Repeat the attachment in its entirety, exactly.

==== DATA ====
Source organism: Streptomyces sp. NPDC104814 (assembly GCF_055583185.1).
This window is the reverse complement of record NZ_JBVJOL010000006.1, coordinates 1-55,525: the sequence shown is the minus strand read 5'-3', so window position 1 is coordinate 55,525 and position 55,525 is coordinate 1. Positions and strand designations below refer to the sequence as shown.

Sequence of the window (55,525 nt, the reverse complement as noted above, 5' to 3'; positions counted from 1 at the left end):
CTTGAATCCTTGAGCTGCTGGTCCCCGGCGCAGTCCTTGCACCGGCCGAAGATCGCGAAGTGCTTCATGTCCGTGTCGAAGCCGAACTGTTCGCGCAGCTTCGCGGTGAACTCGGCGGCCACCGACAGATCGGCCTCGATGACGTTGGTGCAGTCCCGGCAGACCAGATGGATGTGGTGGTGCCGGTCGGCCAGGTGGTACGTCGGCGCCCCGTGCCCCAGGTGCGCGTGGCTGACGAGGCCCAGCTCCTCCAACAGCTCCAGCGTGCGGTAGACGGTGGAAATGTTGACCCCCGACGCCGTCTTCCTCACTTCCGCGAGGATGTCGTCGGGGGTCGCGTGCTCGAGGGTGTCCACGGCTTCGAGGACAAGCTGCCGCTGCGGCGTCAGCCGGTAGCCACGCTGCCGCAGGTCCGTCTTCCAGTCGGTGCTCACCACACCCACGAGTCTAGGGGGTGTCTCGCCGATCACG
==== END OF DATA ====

Source organism: Streptomyces sp. NPDC104814 (assembly GCF_055583185.1).
This window is the reverse complement of record NZ_JBVJOL010000006.1, coordinates 1-55,525: the sequence shown is the minus strand read 5'-3', so window position 1 is coordinate 55,525 and position 55,525 is coordinate 1. Positions and strand designations below refer to the sequence as shown.

Sequence of the window (55,525 nt, the reverse complement as noted above, 5' to 3'; positions counted from 1 at the left end):
CTTGAATCCTTGAGCTGCTGGTCCCCGGCGCAGTCCTTGCACCGGCCGAAGATCGCGAAGTGCTTCATGTCCGTGTCGAAGCCGAACTGTTCGCGCAGCTTCGCGGTGAACTCGGCGGCCACCGACAGATCGGCCTCGATGACGTTGGTGCAGTCCCGGCAGACCAGATGGATGTGGTGGTGCCGGTCGGCCAGGTGGTACGTCGGCGCCCCGTGCCCCAGGTGCGCGTGGCTGACGAGGCCCAGCTCCTCCAACAGCTCCAGCGTGCGGTAGACGGTGGAAATGTTGACCCCCGACGCCGTCTTCCTCACTTCCGCGAGGATGTCGTCGGGGGTCGCGTGCTCGAGGGTGTCCACGGCTTCGAGGACAAGCTGCCGCTGCGGCGTCAGCCGGTAGCCACGCTGCCGCAGGTCCGTCTTCCAGTCGGTGCTCACCACACCCACGAGTCTAGGGGGTGTCTCGCCGATCACG